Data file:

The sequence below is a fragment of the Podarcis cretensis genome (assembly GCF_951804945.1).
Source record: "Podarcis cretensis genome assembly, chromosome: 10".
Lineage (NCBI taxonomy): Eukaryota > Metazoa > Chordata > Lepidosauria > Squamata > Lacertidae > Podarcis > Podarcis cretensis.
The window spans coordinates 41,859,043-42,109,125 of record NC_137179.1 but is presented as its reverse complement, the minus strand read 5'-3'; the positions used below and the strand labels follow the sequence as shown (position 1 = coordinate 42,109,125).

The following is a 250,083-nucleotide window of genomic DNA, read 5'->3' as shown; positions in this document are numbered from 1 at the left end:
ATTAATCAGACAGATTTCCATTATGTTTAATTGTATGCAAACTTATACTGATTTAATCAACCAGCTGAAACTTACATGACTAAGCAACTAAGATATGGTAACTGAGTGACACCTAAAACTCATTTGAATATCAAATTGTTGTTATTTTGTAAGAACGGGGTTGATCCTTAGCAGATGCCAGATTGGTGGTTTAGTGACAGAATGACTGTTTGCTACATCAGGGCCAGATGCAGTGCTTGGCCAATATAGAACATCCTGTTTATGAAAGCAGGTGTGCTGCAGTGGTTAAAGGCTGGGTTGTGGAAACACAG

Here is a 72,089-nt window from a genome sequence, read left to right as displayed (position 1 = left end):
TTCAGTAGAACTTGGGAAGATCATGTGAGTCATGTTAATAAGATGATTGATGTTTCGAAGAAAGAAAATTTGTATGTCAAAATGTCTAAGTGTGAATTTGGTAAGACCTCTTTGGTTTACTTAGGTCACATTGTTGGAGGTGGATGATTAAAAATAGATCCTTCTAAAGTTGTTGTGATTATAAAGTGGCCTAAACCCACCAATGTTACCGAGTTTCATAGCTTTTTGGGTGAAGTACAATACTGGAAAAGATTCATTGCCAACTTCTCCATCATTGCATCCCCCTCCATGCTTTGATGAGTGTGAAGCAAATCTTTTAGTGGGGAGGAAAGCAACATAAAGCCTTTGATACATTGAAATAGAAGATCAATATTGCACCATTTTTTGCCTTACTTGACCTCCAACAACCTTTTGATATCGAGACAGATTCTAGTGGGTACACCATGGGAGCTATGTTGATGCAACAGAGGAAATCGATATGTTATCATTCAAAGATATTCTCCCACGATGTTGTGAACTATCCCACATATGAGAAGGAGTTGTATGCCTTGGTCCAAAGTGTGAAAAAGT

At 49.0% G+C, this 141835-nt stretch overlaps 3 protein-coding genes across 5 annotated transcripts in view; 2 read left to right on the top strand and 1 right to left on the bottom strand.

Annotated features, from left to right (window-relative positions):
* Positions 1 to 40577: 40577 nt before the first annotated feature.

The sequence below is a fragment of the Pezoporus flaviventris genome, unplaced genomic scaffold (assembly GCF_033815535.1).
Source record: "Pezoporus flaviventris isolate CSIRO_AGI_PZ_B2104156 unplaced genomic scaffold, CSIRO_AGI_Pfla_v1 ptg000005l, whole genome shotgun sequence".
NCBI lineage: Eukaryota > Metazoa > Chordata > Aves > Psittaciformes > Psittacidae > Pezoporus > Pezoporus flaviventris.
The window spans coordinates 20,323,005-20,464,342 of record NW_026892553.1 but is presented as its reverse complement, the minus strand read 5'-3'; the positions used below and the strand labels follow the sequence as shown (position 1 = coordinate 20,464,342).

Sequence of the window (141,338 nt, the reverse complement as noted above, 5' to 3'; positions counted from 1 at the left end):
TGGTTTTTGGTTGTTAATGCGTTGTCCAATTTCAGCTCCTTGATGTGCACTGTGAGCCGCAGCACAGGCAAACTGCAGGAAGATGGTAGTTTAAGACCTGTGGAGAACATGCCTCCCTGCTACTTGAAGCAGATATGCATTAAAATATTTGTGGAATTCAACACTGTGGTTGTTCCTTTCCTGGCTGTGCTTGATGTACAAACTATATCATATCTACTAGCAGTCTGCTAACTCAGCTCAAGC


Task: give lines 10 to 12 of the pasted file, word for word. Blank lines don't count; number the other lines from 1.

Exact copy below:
Annotated features, from left to right (window-relative positions):
* Positions 1 to 40577: 40577 nt before the first annotated feature.

The sequence below is a fragment of the Pezoporus flaviventris genome, unplaced genomic scaffold (assembly GCF_033815535.1).